Arizona State Representative Quang Nguyen (R-Phoenix) recently presented a ceremonial check for $2.4 million in state funding to support a housing project which aims to assist homeless veterans.
“America’s veterans have given so much of themselves to protect our freedoms and way of life, it’s important that we do everything we can to support them,” Nguyen said in a press release. “This funding is going to help realize an amazing project for our veterans in Yavapai County, providing housing support and other critical services for those who have served and are in need.”
The project is led by U.S.VETS, an organization that aims to end veteran homelessness and give them the dignity and independence they deserve. In a partnership with Gorman & Company, U.S.VETS-Prescott seeks to transform the VA Fort Whipple campus into a place of housing for veterans.
Fort Whipple was originally founded as a home for the U.S. Army in 1863 and was considered the capital of the Arizona Territory for a time. The project seeks to renovate historic officer quarters and build 103 new housing units on the Fort Whipple campus for elderly, at-risk, and homeless veterans. Furthermore, the campus will also offer supportive services for veterans, including counseling, case management, workforce development, and health care. The expected opening date for the new housing is July 2024.
After news of the funding broke, Carole Benedict, executive director of U.S.VETS-Prescott, released a statement thanking Nguyen for recognizing veterans’ needs.
“This investment demonstrates that Representative Nguyen recognizes the urgency of our need to help our veterans, who have been especially hard hit by the shortage of affordable housing,” Benedict said. “We are grateful for his advocacy on behalf of the veterans in our community. This funding will help us provide a home and a stable future for our vulnerable senior veterans who need a safe place to live.”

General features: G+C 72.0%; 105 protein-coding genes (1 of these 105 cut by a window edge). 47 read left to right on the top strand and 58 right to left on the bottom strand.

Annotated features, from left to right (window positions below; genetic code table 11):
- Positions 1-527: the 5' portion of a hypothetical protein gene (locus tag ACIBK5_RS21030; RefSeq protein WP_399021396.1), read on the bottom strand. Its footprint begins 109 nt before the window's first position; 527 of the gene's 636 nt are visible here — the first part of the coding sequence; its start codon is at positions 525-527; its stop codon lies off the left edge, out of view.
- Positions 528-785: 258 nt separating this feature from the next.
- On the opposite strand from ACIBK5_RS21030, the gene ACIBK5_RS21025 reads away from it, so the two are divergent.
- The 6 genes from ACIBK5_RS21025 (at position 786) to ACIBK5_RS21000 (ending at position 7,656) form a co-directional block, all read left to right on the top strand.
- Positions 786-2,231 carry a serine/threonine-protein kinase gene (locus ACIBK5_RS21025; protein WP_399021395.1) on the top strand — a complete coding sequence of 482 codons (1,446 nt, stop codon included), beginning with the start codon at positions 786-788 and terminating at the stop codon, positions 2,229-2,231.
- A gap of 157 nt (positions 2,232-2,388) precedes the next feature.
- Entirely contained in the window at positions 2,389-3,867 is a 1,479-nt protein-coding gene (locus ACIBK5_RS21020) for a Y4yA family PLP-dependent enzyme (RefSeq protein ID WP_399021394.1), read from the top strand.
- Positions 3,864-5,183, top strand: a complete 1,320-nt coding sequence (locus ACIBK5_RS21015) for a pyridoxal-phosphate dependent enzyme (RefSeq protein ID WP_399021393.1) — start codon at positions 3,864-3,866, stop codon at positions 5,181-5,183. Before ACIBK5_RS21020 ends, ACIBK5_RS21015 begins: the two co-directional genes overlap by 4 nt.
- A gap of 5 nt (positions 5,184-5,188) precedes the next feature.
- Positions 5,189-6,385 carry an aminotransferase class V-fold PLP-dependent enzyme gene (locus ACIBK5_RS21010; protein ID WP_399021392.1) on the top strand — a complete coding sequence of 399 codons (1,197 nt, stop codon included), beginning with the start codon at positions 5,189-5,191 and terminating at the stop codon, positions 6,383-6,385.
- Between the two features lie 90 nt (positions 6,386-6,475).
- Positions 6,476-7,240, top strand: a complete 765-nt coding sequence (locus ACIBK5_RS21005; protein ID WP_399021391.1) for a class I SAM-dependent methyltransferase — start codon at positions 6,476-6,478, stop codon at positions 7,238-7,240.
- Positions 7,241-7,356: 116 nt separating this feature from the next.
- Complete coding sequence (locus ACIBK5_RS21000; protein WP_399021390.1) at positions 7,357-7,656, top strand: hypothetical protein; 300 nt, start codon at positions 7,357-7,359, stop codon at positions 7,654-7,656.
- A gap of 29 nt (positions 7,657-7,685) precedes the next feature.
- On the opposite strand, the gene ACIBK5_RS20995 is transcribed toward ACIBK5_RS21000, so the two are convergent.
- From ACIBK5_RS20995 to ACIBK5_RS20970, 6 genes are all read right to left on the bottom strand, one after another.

As reported by The Arizona Sun Times, the $2.4 million comes from the fiscal year 2023 budget, recently signed by Gov. Doug Ducey (R). The budget also provides $10 million to waive higher-education fees for veterans’ spouses. Furthermore, Ducey recently signed two veteran-focused laws, House Bill (HB) 2741, which waives state business licensing fees for military spouses and honorably discharged veterans, and HB 270, which provides a discount on hunting and fishing licenses to veterans who have a service-related disability or have received the Purple Heart.
According to World Population Review, Arizona has the ninth-biggest homeless population, totaling 10,979 – just below the average of 11,387. Of the homeless population in Arizona, approximately 910 are veterans.
Furthermore, the U.S. Department of Housing and Urban Development’s 2021 Annual Homeless Assessment Report to Congress (AHAR), showed that Arizona saw a 10 percent increase in its homeless veteran population between 2020 and 2021. However, as a whole, the homeless veteran population has decreased by over 50 percent in America from 2009 to 2021.
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Neil Jones is a reporter for The Arizona Sun Times and The Star News Network. Follow Neil on Twitter. Email tips to [email protected].
Photo “Quang Nguyen” by Quang H. Nguyen. Background Photo “Yavapai County Courthouse” by Marine 69-71. CC BY-SA 4.0.